Last week, Healthy Babies Bright Futures (HBBF) released a report investigating heavy metals levels in rice, cereals, juices, and other common foods. It found no evidence that homemade baby food has lower heavy metal levels than store-bought brands. In fact, heavy metal levels varied widely by food type, not by how it was made. And, nearly all food samples we tested contained detectable amounts of toxic heavy metals: 94% of store-bought baby food and 94% of homemade purees and family brand foods.
Happy Babies Bright Futures’s new report is a follow up to their 2019 report that revealed how extensively baby foods were contaminated with heavy metals in baby food and prompted a House Committee investigation. The Committee report prompted calls for the Food and Drug Administration (FDA) and food manufacturers to do more on the issue.
Retailers need to take action to manage their suppliers to reduce heavy metals in children’s food and to protect their business
We’re in an era where corporate behavior is being examined under a microscope. Beyond the costs of recalling products, the reputational risk can have long-term business impacts.
Right now, there are very few federal standards limiting the levels of heavy metals in baby food, and there is no requirement for the companies to periodically disclose how much their products contain. This lack of oversight has led some companies to develop their own set of standards, which can fall short of protecting children’s health. As HBBF’s report shows, lead and arsenic levels are high in some fresh produce like carrots and sweet potatoes.
FDA’s newly created Closer to Zero program shows promise for driving down levels of heavy metals in food marketed for babies and toddlers. Tackling the issue of heavy metals in children’s food would have major socioeconomic impact: even just a 6% reduction in children’s exposure from lead in food would result in $1 billion in socioeconomic benefits. Alongside agency action, we need to see companies voluntarily addressing heavy metal contamination head on. This includes working with their suppliers to adopt safer management practices.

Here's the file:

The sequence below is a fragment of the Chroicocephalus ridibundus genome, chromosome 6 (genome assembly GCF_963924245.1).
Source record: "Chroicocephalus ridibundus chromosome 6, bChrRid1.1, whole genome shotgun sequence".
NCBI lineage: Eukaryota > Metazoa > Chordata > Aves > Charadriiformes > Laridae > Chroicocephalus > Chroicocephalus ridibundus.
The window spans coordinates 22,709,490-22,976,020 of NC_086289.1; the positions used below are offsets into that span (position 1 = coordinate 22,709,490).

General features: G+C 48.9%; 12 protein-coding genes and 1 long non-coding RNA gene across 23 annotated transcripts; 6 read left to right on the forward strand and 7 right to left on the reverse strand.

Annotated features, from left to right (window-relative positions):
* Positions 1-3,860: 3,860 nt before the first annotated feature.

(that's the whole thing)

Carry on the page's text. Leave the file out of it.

Here are three immediate ways companies can develop and implement preventive controls to reduce heavy metals in baby food.
- Set aspirational yet achievable target limits for heavy metals in the products you sell. The first step is to understand your baseline levels of contamination. Next, set target limits and develop a process, involving others in the supply chain if necessary, to drive down contamination with continual improvement at the core of the program.
- Ask your suppliers to integrate heavy metals standards into their food safety management plans, and recommend your suppliers to test their crops and ingredients using reputable labs. In the absence of federal action levels (i.e. limits) EDF recommends using labs that can reliably measure contamination levels of at least six parts per billion.
- With some types of produce, the problem can start at the beginning of the supply chain, in the farm fields from contaminated soil. EDF recommends encouraging suppliers to work with growers to follow best practices for reducing heavy metal uptake and contamination in their crops. This includes periodic testing of their soil and water for contaminants as well as tailoring growth conditions and varietals for less uptake of heavy metals.